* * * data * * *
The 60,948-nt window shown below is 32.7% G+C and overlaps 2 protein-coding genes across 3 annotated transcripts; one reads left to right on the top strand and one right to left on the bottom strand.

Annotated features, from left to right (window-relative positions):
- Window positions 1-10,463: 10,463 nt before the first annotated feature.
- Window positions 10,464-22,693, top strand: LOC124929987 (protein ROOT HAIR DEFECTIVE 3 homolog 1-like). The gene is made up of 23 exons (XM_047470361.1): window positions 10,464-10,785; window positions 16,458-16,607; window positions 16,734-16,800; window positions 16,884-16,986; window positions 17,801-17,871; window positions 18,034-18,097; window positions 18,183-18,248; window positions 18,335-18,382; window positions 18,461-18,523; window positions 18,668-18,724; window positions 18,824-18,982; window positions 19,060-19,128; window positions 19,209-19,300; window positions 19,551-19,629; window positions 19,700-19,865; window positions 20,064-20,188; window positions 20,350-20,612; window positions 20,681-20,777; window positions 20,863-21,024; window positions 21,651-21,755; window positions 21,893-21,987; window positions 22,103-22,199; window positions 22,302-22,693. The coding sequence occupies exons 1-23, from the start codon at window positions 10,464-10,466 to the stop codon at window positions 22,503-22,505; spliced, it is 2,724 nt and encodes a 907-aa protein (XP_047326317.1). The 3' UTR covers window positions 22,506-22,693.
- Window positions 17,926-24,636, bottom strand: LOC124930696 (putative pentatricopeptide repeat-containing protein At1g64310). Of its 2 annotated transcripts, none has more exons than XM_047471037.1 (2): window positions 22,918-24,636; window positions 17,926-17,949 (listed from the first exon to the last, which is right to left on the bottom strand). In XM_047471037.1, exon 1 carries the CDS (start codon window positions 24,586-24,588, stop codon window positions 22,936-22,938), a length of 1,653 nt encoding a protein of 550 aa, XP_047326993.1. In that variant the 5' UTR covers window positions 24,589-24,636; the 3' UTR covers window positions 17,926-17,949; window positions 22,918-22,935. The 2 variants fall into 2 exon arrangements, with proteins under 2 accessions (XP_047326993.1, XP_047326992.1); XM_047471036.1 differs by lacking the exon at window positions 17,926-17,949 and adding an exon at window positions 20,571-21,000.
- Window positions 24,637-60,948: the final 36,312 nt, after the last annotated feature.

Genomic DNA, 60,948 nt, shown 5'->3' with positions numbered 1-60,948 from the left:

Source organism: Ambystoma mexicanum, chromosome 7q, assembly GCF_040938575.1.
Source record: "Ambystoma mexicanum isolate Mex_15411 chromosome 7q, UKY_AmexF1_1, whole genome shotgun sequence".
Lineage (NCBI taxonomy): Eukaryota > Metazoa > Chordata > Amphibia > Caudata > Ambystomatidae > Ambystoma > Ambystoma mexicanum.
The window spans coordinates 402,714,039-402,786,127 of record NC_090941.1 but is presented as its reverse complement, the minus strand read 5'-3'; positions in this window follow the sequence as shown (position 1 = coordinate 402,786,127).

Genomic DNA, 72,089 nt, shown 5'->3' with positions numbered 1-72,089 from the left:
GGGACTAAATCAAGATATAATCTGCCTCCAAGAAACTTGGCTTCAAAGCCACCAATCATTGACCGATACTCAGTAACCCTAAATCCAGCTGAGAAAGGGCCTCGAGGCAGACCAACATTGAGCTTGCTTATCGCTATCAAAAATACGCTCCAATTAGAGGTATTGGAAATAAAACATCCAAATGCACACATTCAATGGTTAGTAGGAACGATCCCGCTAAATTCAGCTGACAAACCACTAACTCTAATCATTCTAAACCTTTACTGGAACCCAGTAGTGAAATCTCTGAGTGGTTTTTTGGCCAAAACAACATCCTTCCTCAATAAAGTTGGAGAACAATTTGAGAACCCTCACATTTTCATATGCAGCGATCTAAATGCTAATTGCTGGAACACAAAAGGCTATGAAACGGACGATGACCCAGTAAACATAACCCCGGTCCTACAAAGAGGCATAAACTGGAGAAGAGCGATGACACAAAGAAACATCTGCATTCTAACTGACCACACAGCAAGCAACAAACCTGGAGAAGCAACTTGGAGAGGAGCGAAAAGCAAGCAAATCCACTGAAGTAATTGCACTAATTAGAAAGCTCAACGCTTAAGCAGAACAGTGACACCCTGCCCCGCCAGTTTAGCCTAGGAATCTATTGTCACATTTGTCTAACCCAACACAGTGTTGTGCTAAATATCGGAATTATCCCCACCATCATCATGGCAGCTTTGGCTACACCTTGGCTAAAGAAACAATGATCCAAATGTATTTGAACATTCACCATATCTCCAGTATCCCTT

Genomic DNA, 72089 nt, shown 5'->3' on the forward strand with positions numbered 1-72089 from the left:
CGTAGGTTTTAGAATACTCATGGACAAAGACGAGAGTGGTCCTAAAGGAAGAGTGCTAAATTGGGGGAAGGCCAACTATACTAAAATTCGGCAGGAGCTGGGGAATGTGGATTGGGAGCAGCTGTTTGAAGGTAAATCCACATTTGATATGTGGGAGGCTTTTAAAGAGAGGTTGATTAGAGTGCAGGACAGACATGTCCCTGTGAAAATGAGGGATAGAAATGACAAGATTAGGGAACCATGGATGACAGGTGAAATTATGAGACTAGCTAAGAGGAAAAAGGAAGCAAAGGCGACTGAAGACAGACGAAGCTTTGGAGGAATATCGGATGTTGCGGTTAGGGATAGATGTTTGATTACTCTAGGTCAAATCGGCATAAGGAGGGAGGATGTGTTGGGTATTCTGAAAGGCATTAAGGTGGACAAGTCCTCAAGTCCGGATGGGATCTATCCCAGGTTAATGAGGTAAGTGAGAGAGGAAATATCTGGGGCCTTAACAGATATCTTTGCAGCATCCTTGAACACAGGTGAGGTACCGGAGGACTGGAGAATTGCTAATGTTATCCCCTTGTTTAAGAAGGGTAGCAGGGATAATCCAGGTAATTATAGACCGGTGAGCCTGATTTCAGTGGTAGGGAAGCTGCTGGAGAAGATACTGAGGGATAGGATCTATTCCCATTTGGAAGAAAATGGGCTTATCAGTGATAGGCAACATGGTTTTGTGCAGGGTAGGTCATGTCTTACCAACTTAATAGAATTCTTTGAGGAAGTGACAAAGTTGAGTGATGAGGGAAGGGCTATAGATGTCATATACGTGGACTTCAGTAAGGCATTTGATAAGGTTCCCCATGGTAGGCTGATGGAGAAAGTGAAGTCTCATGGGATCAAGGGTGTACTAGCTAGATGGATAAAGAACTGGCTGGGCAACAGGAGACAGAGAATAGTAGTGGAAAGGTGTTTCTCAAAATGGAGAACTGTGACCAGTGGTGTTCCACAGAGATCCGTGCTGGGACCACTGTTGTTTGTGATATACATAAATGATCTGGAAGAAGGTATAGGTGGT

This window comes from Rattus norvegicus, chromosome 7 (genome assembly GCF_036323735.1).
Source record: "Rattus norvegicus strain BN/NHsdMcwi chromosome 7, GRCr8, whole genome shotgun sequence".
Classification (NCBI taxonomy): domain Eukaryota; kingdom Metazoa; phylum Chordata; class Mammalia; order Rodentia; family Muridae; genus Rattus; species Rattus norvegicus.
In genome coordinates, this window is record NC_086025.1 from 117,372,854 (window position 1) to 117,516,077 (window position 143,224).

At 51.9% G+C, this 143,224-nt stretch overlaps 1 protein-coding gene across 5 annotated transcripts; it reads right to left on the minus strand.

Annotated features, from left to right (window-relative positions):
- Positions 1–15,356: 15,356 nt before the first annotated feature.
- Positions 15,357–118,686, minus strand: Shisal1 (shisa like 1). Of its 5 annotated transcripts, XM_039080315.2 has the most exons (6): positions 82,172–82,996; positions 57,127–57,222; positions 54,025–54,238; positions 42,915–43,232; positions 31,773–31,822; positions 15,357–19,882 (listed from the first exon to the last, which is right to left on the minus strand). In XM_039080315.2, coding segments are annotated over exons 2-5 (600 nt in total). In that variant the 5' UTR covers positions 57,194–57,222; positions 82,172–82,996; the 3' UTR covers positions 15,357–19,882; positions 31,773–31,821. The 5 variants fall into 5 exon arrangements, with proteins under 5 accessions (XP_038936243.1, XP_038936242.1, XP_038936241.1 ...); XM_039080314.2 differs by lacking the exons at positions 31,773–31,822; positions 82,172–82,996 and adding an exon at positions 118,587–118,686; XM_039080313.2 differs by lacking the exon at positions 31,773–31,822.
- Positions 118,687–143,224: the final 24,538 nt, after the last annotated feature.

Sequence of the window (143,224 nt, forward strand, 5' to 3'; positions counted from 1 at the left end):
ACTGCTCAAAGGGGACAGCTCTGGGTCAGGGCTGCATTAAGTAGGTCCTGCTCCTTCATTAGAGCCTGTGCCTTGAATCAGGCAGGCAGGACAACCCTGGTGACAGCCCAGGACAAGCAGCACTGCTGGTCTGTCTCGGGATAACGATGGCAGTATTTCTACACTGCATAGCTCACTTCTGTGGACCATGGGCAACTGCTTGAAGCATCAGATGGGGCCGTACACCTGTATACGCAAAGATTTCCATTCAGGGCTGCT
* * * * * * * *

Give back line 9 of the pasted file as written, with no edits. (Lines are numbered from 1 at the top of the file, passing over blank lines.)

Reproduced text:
Source record: "Ambystoma mexicanum isolate Mex_15411 chromosome 7q, UKY_AmexF1_1, whole genome shotgun sequence".